The Cosmic Ray Observation Project was started in 1999 by PhD professors Gregory Snow and Daniel Claes at the University of Nebraska-Lincoln. It was designed to meet two goals: first, to study the patterns of arriving cosmic particles, and second, to interest high school students in careers in science (especially Physics). Through the use of detection equipment, CROP allows high schools to produce research quality data in a program that prepares their students for college level science and research. The project is unique at UNL due to its reliance on undergraduate students and community help. Through a collaborative effort, CROP has launched detectors all over the Midwest, and has encouraged four generations of high school students to further their science education.
UNL's Cosmic Ray Observatory Project (CROP) a National Science Foundation-funded project (through a new grant titled "Action-at-a-Distance" awarded under the ITEST program) is looking to expand the number of participating Nebraska high schools science teachers to serve as Lead Teachers for the 2014-2015 school year. If you are interested in participating, please complete and return the attached application form no later than April 30th, 2014. If you have any questions, please e-mail Mbaquerizo2@unl.edu or phone 402-472-6471.
NewsJune 15, 2015 -- Cosmic Ray Observatory to Explore Hotspot
A year ago, an international team of 125 scientists, including 32 from the University of Utah, announced the discovery of a cosmic ray hotspot, apparently the source of more incoming ultrahigh-energy cosmic rays than another other location in our sky. Today (June 15, 2015), University of Utah announced a planned $6.4 million expansion of its $25 million Telescope Array observatory with the goal of zeroing in on the hotspot and figuring out what it might be.To know more about this read the article here...
NewsOctober 13, 2014 -- CRAYFIS - Cosmic RAYs Found In Smartphones
The researchers from the University of California have drafted a paper in which they describe testing whether a smartphone camera can detect high energy photons and particles of the sort produced by cosmic rays. Testing with radioactive isotopes of radium, cobalt, and cesium showed that the detector easily picked up gamma rays (and you didn't even have to point the phones at the source!).To know more about this awesome discovery read the article here...July 07, 2014 -- UNL leads $11.5M project to enhance atom smasher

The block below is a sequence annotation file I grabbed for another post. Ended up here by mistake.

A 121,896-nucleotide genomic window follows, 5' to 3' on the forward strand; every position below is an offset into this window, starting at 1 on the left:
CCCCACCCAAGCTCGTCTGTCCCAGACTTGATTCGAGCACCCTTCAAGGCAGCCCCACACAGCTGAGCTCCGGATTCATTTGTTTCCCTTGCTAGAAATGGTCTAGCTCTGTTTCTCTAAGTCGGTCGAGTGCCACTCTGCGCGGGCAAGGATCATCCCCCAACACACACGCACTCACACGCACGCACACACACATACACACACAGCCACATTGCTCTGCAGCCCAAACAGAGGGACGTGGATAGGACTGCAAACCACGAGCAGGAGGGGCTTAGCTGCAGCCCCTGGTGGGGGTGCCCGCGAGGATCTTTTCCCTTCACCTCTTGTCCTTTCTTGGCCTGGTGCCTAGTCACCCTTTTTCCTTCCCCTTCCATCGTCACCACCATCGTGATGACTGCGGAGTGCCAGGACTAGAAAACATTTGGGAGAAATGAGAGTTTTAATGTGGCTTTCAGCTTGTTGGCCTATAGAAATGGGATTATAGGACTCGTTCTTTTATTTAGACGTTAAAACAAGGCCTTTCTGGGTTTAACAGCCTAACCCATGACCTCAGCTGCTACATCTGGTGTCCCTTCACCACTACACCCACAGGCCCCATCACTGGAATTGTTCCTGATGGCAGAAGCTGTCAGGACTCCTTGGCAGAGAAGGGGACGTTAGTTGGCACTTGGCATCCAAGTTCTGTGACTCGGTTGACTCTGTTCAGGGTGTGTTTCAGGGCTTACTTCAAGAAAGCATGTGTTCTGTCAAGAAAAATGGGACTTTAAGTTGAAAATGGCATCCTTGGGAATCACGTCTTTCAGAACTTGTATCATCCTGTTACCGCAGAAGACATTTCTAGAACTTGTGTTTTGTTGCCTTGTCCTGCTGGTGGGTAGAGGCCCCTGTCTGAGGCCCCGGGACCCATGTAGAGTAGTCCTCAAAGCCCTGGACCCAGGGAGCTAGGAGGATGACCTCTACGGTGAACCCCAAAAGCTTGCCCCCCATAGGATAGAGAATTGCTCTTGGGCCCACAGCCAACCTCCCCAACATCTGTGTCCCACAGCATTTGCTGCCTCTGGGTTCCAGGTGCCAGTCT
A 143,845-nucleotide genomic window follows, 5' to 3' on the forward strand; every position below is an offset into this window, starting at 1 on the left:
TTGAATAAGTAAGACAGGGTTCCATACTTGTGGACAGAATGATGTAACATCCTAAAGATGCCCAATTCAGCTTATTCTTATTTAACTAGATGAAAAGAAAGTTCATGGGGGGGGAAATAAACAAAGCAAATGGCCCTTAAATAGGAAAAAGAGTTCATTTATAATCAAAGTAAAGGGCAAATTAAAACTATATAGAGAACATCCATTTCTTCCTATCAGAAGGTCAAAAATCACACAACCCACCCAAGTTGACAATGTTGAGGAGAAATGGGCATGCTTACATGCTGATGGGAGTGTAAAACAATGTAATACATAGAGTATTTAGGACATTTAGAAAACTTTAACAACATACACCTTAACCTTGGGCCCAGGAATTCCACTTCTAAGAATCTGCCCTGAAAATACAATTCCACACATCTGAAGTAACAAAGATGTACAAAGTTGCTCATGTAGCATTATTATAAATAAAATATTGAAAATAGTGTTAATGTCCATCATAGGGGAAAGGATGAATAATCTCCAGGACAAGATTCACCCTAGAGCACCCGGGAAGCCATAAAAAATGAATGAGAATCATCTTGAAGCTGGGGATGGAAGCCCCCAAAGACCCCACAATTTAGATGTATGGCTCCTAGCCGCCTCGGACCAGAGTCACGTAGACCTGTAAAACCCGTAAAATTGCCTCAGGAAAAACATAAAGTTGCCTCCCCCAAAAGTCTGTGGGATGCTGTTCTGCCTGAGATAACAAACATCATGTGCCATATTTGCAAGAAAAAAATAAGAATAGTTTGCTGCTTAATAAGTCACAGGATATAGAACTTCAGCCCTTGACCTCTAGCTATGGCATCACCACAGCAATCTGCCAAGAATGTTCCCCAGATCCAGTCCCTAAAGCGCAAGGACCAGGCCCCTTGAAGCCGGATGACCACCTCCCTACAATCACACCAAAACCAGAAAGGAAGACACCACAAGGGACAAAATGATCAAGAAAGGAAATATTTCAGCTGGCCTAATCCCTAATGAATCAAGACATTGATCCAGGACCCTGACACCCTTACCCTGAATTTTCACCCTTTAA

The world's largest atom smasher has proved invaluable at answering fundamental questions about the nature of the universe, including finding the Higgs boson, but much remains unknown. A team of UNL physicists and collaborators at eight U.S. universities have received a five-year, nearly $11.5 million grant from the National Science Foundation to increase the effectiveness of a vital component of the supercollider that made the Higgs discovery possible.Read more...June 03, 2014 -- CERN's ALPHA experiment measures charge of antihydrogen
In a paper published in the journal Nature Communications today, the ALPHA experiment at CERN's Antiproton Decelerator (AD) reports a measurement of the electric charge of antihydrogen atoms, finding it to be compatible with zero to eight decimal places. Although this result comes as no surprise, since hydrogen atoms are electrically neutral, it is the first time that the charge of an antiatom has been measured to high precision.Read more...February 13, 2014 -- Mysterious Energy Ribbon at Solar System's Edge a 'Cosmic Roadmap'
A strange ribbon of energy and particles at the edge of the solar system first spotted by a NASA spacecraft appears to serve as a sort of "roadmap in the sky" for the interstellar magnetic field, scientists say. Read more...April 7, 2011 -- Fermilab data hint at possible new particle
Call it the little particle accelerator that could. For the second time in weeks, the relatively small Tevatron at the Fermi National Accelerator Laboratory in Batavia, Ill., has found evidence of a possible new particle that would govern a new force in nature. Read more...September 21, 2010 -- CROP website gets a make-over!
Welcome to CROP's new home page! We hope you also think that the new site is much easier to navigate. We encourage you to explore the links to the left and check out some old and new information! Keep coming back, because we've got several pages still under construction.September 1, 2010 -- Jorgensen Hall: UNL's new home for physics and astronomy
The Physics & Astronomy department at UNL has a new home! Jorgensen Hall officially opened its doors this summer, but the fall 2010 semester offers a full load of classes to students. Join us for a building dedication on October 29th! See the department website for more details.June 30, 2010 -- Spintronics breakthrough documented by UNL MRSEC team
A team at the University of Nebraska-Lincoln's Materials Research Science Engineering Center made a leap forward in modern spintronics, potentially revolutionizing information technology through reduced power consumption, faster processing speed and improved function compared to today's electronics.Led by physicists in the UNL MRSEC, professors Christian Binek and Peter Dowben, together with theorist Kirill Belashchenko and collaborators published "Robust isothermal electric control of exchange bias at room temperature." The article appeared in the June 20 online edition of the journal Nature Materials, and will be published later in the print edition. Read more...